E 395N • RENAISSANCE ENGLISH
12:30 PM-2:00 PM
(This course is the third installment of the two-year language and linguistics historical sequence, components of which can be taken separately and in any order.) In this course we examine what lies between Middle English and our own. We will study changes in the sounds, spellings, inflectional systems, word order, punctuation, slang and register, syntax, and semantics as they affect the textuality of English between the rise of printing and the beginning of the eighteenth century. Topics include the change from thou to (singular) you, the spread and functions of auxiliary do (contrasted with contemporary German tun), the passive progressive and other expansions of the auxiliary system, including the shift from deontic to epistemic modal verbs, the systematization of adverbial meaning and adverbial position in the clause, the coexistence of -s, -th, and other present-tense inflections, the Great Vowel Shift, the spelling of function words in early texts and what cultural or graphic features might influence such regularization, and, generally, the (re)birth of prescriptive grammar in early Modern English. In the past ten years there has been an explosion of new work facilitated by the increasing availability and sophistication of databases for texts composed and read in this period. We will look at ordinary prose as well as dramatic and other sorts of literary texts. We may look at linguistic methods of determining criteria for authorship (Don Foster and his enemies, such as Brian Vickers). There will be exercises, a midterm, and a final exam. A substantive paper, developed over the course of the semester and negotiated with the instructor, may substitute for the final exam.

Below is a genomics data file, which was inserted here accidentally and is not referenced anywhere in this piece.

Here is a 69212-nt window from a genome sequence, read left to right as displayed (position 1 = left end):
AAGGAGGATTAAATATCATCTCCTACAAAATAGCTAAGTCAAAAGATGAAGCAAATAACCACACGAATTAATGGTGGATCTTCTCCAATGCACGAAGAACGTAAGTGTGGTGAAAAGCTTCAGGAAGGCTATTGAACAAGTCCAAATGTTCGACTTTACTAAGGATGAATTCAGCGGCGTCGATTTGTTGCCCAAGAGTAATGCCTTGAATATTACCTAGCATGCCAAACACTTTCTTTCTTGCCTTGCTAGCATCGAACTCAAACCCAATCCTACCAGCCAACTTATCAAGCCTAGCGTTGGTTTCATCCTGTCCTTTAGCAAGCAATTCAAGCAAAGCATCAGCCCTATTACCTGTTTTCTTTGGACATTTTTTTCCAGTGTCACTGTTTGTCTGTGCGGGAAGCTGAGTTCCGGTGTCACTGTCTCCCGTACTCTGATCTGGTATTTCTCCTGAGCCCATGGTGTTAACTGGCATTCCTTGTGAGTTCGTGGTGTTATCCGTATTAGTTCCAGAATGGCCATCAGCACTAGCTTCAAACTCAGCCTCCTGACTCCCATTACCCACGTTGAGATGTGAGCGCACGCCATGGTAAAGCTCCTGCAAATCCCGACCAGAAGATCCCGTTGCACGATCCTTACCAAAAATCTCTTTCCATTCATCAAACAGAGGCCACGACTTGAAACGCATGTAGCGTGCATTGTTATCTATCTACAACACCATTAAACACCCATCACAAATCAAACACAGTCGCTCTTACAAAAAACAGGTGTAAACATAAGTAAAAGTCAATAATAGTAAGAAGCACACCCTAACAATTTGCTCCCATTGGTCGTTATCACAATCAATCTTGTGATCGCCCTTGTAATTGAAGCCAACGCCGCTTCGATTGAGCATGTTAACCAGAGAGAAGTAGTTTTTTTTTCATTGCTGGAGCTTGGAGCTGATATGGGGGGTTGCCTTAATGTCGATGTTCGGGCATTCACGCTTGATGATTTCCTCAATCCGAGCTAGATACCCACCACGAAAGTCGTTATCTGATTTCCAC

Historical Sociolinguistics: Terttu Nevalainen (2002)
Everyday English 1500-1700: A Reader (Edinburgh, 1998) ed. Bridget Cusack Available from the University of Michigan online at http://www.netLibrary.com/urlapi.asp?action=summary&v=1&bookid=9588
Introduction to Early Modern English (Cambridge, 1991) Manfred Gørlach
A Shakespearian Grammar, Jonathan Hope (Arden, 2003)